Show Me the Romance

No cherubs. No doilies. No crap.

Archive for the month “February, 2010”

The Olympics and Siegeball

I have a media-related review due next week, so to prep for it, I’m watching the Olympics. In a nutshell, I swing back and forth on watching them…like when they’re on, I’m INVOLVED. But when the TV’s off, I’m kind of meh about turning them on. I’m going to explore some of the reasons for that in the article, but the reason I’m blogging about this is because the Olympics are one of the chief inspirations for the role siegeball plays in the world of Veiled Iron. Although the Olympics are supposed to promote peace and togetherness, they often boil down to a non-violent way to go at it with other countries, to prove one country’s superiority to the other.

So I tried taking that concept back a few centuries, using my favorite sport (football, a NON-Olympic sport) and creating an empire that allows its underling states to decide disputes by playing spoils games. This increases siegeball’s importance (it’s no longer “just a game”) and heightens the stakes for the participants. I love drama and real danger in the books I read, and I didn’t want my “football book” to be any different.

That isn’t to say football isn’t dangerous…the violent collisions can lead to catastrophic injury and death. But in the Tarishan Empire a man who sets foot on the siegeball field risks more than life, limb and a chance at a Super Bowl ring. He risks the existence of his people.

The Checklist: Updated

I just realized I didn’t update my checklist after I finished the items on it. The following items have been checked off:

  • rewritten the intro
  • regularized the names
  • regularized the terms
  • written a preliminary query

On another post, I added that I wanted to incorporate dancing into the latter part of the book, so that will lead off the new version of the checklist:

  • incorporate dancing nearer to end
  • read book out loud from cover to cover (must wait till Brian is out of the house, so he doesn’t find me weirder than he already does
  • do a dedicated pass for romance elements

Let’s get those out of the way first, and then I’ll work on the next items on Alexandra’s list.

Snowed in & dreaming

I’m in a bit of a netherworld right now…waiting for some feedback on Veiled Iron before I induce the Heavy Edit, complete with all the different passes I blogged about a month ago. My query is also kind of in a limbo stage (I’m scheduled to get some critiques on that toward the end of the month). So what’s a writer to do when there are 2+ feet of snow on the ground outside, continuing blizzard conditions, and my mind wants to create? Why, come up with the idea for the next novel, of course.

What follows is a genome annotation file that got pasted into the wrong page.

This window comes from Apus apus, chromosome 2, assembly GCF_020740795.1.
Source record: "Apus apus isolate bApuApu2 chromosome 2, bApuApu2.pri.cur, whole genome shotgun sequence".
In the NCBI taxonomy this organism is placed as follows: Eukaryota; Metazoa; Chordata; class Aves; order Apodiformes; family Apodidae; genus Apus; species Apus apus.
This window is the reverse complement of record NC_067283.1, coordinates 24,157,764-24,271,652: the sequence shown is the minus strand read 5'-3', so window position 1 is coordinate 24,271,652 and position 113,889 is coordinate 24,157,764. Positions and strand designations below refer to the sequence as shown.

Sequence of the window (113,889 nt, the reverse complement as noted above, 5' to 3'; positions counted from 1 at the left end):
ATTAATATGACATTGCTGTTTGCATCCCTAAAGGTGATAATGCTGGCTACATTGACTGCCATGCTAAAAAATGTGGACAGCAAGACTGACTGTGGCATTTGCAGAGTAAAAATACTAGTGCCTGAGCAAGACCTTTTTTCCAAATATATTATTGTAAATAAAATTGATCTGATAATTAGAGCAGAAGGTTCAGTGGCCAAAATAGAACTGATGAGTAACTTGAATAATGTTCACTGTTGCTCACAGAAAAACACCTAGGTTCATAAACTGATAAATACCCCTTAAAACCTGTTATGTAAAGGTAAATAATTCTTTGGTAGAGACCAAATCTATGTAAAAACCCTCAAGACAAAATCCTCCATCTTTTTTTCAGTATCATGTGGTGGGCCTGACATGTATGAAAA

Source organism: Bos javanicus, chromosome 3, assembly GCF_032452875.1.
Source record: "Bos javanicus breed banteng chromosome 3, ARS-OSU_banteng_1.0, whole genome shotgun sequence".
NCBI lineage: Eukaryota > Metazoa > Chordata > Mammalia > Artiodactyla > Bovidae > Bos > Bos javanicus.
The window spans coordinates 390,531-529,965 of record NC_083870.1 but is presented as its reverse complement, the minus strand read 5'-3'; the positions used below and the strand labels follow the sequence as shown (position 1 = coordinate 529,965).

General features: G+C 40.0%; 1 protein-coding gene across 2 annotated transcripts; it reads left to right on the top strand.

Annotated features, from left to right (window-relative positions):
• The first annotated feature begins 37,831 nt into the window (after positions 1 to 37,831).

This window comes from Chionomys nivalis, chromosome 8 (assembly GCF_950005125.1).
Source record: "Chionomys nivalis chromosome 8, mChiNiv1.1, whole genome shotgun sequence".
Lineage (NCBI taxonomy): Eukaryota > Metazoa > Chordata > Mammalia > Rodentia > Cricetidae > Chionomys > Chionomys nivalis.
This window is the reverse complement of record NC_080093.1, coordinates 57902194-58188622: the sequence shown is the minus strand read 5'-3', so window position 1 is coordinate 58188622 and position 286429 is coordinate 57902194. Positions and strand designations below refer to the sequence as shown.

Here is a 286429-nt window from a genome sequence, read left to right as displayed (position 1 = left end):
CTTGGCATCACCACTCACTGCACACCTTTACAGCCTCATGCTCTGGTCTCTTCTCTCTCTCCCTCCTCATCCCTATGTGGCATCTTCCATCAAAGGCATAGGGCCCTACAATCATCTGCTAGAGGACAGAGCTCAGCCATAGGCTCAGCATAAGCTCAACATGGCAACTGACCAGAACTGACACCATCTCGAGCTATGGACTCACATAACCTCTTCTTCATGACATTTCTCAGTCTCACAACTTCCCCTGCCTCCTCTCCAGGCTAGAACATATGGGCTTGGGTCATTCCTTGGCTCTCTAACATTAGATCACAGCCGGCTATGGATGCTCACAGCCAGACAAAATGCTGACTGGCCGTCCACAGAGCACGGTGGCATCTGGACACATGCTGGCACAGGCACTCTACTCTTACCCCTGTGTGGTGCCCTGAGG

Looks like this one will be my version of Little Women–my deviation from all the fantasy and high adventure to write what I know. And what I know is a small high school in the valley of Virginia where cheerleaders are ignored and the annual musical rules the school.

This won’t be Disney’s High School Musical. This will be about what happens after auditions divide the stars from the chorus line: the escalating expectations from one year to the next, the tears, broken toes and power tools, paint that smells like rotting eggs, and the endless hours of “1, 2, 3, 4, 5, 6, 7, 8, 1, 2…” There are power trips, intrigues, romances sparked and allies lost, costumes finished at 3 am, falling sets, and directors laughing so hard they lose bladder control–WHEN they aren’t threatening to cancel the show altogether. Welcome to Broadway, Virginia.

And of course, it’ll be a romance. Sound like fun? I hope it will be 🙂

Take home point vs. Preaching part 2

And almost a month later, I continue the quandry.  I think the reason I delayed blogging for so long is that I don’t feel qualified to be talking on the subject of gender issues, besides what I’ve felt and what I’ve experienced in my own life. I try not to write about myself, per se, but when I was little (like, elementary school age), I loved playing co-ed sports, especially beating the boys at their own game. And then as I got a little older, I hated being a girl because girls were supposed to like makeup and shopping and giggling about boys, and all of those things either intimidated me (like makeup) or nauseated me. And YET I loved dolls, and the color pink, and fairytales. Notice a trend? I liked being a kid-girl, but tween-girldom sucked. I didn’t know it then, but it’s totally fine to be who you are and do what you like, “boy stuff” or “girl stuff” be damned.

So I guess something I’ve done very carefully is make Layla neither just girly or a total tomboy. She has a much tougher road than I did–I got post-feminisim, while she lives in a world with harsh delineations between the sexes–and because she has to fight for the tomboy part of herself, that has the more dominant hold on her interests.

Anyway, back to Katie’s comment. I was trying to find a way to work Layla’s dancing ability into the last act of the plot, a scene where she has to petition the Sultan. Given the society, the Sultan could want to know if his permitting Layla to play siegeball has made her an “unnatural female”  and ask her to prove otherwise–so Layla could dance. Katie said thought it sounded cool until she realized “you don’t want your take home point to be that it’s ok to do boy stuff as long as you do girl stuff too.” Which is true, and I never would have thought of it. So that idea is scrapped, but I got some interesting food for thought.

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